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C 137 E/178 Official Journal of the European Union EN 12.6.


Answer given by Mrs Wallström on behalf of the Commission

(18 December 2002)

No specific agreements have been made in the context of the European Union enlargement on Joint
Implementation projects under Article 6 of the Kyoto Protocol. However, the Commission has launched a
study to identify specific capacity building needs and priorities in Central and Eastern European countries
for the establishment of national Joint Implementation programmes. This study will be completed early
2003 and will provide a sound basis for making recommendations for further technical assistance to
facilitate the development of Joint Implementation projects.

Emission reduction units generated by Joint Implementation projects will not be available before 2008 in
accordance with the implementing provisions of the Kyoto Protocol. Therefore, the recognition of Joint
Implementation credits for their use in the initial phase of the forthcoming Union emissions trading
scheme (2005-2007) is not practicable. The modalities for linking credits from the Kyoto Protocol’s project
based mechanisms (Joint Implementation and the Clean Development Mechanism) will be laid down in a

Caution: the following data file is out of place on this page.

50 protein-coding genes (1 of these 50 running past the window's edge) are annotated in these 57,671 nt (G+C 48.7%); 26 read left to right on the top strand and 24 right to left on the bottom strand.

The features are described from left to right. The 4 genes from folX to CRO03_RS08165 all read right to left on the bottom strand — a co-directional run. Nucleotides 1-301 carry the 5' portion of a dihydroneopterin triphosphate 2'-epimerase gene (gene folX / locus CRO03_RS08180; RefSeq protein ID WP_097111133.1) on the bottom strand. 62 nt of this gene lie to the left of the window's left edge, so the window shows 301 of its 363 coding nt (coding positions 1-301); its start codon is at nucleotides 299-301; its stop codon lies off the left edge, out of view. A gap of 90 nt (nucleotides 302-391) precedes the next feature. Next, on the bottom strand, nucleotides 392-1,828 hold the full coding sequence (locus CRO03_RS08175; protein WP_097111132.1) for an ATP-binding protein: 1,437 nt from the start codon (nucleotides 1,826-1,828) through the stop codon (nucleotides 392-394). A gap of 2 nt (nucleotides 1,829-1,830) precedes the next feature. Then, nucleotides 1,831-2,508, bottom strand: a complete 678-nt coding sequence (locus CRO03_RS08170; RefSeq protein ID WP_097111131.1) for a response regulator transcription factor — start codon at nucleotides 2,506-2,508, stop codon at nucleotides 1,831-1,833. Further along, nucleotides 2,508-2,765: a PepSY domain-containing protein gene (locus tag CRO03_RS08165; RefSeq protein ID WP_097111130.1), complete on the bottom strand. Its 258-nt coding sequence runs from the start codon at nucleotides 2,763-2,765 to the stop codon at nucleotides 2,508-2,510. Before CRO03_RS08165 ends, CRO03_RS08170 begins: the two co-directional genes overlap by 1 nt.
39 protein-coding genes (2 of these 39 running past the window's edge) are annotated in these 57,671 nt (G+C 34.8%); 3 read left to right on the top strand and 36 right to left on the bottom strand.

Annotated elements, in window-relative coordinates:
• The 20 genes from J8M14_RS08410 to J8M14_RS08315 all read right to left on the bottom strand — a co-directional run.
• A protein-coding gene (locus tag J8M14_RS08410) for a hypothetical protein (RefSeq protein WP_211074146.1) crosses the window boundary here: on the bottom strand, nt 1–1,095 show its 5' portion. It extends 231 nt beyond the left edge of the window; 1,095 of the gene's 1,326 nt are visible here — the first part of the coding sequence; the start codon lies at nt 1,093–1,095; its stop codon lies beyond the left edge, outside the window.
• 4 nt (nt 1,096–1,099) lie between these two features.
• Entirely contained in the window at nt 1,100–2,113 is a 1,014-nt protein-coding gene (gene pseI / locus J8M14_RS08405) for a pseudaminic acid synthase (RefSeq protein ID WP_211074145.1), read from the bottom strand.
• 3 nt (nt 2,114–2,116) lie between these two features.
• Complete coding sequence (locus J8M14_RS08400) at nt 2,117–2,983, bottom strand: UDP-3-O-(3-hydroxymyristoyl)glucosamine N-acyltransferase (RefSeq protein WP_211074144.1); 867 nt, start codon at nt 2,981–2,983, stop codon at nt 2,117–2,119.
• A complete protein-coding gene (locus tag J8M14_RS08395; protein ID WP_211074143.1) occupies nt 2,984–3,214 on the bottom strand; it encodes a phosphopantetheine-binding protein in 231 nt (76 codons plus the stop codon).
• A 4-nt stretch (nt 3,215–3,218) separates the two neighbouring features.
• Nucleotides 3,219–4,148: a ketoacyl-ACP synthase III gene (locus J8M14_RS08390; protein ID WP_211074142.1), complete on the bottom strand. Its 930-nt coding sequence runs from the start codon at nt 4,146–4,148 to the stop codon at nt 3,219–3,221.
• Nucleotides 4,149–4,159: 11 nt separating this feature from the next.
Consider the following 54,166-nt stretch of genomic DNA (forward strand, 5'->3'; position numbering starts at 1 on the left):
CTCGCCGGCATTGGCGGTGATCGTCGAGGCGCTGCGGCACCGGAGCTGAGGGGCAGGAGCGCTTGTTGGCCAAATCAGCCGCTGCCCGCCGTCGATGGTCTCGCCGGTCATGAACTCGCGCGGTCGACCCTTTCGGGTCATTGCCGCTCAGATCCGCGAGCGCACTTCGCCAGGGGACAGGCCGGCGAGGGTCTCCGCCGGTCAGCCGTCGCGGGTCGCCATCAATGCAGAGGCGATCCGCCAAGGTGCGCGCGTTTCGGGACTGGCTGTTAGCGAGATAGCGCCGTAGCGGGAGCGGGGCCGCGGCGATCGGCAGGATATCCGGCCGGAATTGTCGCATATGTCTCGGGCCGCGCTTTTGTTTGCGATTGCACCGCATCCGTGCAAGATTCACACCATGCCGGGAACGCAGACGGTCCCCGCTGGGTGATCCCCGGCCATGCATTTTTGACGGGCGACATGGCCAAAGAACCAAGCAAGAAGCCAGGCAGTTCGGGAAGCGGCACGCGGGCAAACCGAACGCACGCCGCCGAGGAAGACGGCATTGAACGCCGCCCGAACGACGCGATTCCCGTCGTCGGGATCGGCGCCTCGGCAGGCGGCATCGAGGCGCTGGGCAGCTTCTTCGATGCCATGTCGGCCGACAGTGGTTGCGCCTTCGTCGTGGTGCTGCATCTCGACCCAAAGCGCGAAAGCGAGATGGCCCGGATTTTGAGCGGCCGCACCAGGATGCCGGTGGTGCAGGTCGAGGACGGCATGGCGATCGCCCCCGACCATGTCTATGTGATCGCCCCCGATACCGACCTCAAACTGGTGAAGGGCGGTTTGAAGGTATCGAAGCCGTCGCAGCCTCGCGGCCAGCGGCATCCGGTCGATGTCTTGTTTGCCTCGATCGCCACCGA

proposal for a Directive to be made in 2003, as outlined in the Commission’s Work Programme for 2003.

The Commission has undertaken no modelling exercise on the potential volume of Joint Implementation
projects or on the extent to which the availability of Joint Implementation credits would affect the price of
allowances. It is assumed, however, that the availability of credits will reduce the price of allowances.

(2003/C 137 E/202) WRITTEN QUESTION E-3238/02

by Christopher Huhne (ELDR) to the Commission

(15 November 2002)

Subject: Identity cards

1. Does any EU Member State require that employers are shown an identity card before an employee
can be hired?

2. Do any EU Member States require that such a card is nationally-issued so that a foreign but EU
citizen has to apply first for a national identity card before availing themselves of the provisions for
freedom of movement?

3. In the Commission’s view, is such a procedure consistent with EU rules?

Answer given by Mrs Diamantopoulou on behalf of the Commission

(20 December 2002)

The Honourable Member asks two questions:

 whether any Member State requires a person to show an identity card before he can be hired,